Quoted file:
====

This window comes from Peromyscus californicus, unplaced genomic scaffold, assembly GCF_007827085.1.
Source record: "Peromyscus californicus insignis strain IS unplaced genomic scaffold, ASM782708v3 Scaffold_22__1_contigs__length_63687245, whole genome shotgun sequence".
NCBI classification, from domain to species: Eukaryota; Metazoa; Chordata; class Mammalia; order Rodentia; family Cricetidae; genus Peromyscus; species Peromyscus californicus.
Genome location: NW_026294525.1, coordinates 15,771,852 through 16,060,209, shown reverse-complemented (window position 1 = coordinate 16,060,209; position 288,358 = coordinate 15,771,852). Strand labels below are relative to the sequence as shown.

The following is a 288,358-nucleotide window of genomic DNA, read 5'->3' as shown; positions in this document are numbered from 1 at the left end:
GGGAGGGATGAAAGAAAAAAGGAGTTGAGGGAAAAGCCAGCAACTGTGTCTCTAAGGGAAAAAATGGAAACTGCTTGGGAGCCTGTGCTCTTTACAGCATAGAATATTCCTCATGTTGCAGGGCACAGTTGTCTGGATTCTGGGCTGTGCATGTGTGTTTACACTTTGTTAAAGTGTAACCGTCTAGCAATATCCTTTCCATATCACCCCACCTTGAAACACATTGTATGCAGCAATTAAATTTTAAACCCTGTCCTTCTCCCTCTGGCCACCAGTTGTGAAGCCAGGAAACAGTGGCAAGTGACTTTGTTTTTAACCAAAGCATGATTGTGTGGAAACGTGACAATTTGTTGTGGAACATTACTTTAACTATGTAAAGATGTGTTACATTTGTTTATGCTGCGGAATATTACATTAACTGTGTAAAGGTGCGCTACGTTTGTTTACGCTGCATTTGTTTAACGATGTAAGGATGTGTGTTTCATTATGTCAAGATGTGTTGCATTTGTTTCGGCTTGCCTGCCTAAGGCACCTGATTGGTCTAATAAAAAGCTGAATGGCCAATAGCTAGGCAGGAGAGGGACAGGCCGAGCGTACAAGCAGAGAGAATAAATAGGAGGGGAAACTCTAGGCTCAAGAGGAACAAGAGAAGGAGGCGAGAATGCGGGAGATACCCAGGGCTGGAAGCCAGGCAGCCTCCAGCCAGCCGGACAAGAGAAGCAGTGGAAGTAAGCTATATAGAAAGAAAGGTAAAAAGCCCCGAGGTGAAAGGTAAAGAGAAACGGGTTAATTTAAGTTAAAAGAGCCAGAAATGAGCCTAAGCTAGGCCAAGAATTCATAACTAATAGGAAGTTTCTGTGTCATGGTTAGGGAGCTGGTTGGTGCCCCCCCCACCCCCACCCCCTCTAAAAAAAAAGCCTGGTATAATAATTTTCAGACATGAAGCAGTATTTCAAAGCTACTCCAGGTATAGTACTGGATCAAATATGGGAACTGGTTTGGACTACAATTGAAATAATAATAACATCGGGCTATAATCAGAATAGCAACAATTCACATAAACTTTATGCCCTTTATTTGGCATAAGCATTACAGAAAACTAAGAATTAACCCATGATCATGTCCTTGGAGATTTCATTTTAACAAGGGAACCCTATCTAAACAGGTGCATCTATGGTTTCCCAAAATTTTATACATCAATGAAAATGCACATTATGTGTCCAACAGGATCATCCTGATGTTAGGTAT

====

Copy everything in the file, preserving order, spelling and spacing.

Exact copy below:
This window comes from Peromyscus californicus, unplaced genomic scaffold, assembly GCF_007827085.1.
Source record: "Peromyscus californicus insignis strain IS unplaced genomic scaffold, ASM782708v3 Scaffold_22__1_contigs__length_63687245, whole genome shotgun sequence".
NCBI classification, from domain to species: Eukaryota; Metazoa; Chordata; class Mammalia; order Rodentia; family Cricetidae; genus Peromyscus; species Peromyscus californicus.
Genome location: NW_026294525.1, coordinates 15,771,852 through 16,060,209, shown reverse-complemented (window position 1 = coordinate 16,060,209; position 288,358 = coordinate 15,771,852). Strand labels below are relative to the sequence as shown.

The following is a 288,358-nucleotide window of genomic DNA, read 5'->3' as shown; positions in this document are numbered from 1 at the left end:
GGGAGGGATGAAAGAAAAAAGGAGTTGAGGGAAAAGCCAGCAACTGTGTCTCTAAGGGAAAAAATGGAAACTGCTTGGGAGCCTGTGCTCTTTACAGCATAGAATATTCCTCATGTTGCAGGGCACAGTTGTCTGGATTCTGGGCTGTGCATGTGTGTTTACACTTTGTTAAAGTGTAACCGTCTAGCAATATCCTTTCCATATCACCCCACCTTGAAACACATTGTATGCAGCAATTAAATTTTAAACCCTGTCCTTCTCCCTCTGGCCACCAGTTGTGAAGCCAGGAAACAGTGGCAAGTGACTTTGTTTTTAACCAAAGCATGATTGTGTGGAAACGTGACAATTTGTTGTGGAACATTACTTTAACTATGTAAAGATGTGTTACATTTGTTTATGCTGCGGAATATTACATTAACTGTGTAAAGGTGCGCTACGTTTGTTTACGCTGCATTTGTTTAACGATGTAAGGATGTGTGTTTCATTATGTCAAGATGTGTTGCATTTGTTTCGGCTTGCCTGCCTAAGGCACCTGATTGGTCTAATAAAAAGCTGAATGGCCAATAGCTAGGCAGGAGAGGGACAGGCCGAGCGTACAAGCAGAGAGAATAAATAGGAGGGGAAACTCTAGGCTCAAGAGGAACAAGAGAAGGAGGCGAGAATGCGGGAGATACCCAGGGCTGGAAGCCAGGCAGCCTCCAGCCAGCCGGACAAGAGAAGCAGTGGAAGTAAGCTATATAGAAAGAAAGGTAAAAAGCCCCGAGGTGAAAGGTAAAGAGAAACGGGTTAATTTAAGTTAAAAGAGCCAGAAATGAGCCTAAGCTAGGCCAAGAATTCATAACTAATAGGAAGTTTCTGTGTCATGGTTAGGGAGCTGGTTGGTGCCCCCCCCACCCCCACCCCCTCTAAAAAAAAAGCCTGGTATAATAATTTTCAGACATGAAGCAGTATTTCAAAGCTACTCCAGGTATAGTACTGGATCAAATATGGGAACTGGTTTGGACTACAATTGAAATAATAATAACATCGGGCTATAATCAGAATAGCAACAATTCACATAAACTTTATGCCCTTTATTTGGCATAAGCATTACAGAAAACTAAGAATTAACCCATGATCATGTCCTTGGAGATTTCATTTTAACAAGGGAACCCTATCTAAACAGGTGCATCTATGGTTTCCCAAAATTTTATACATCAATGAAAATGCACATTATGTGTCCAACAGGATCATCCTGATGTTAGGTAT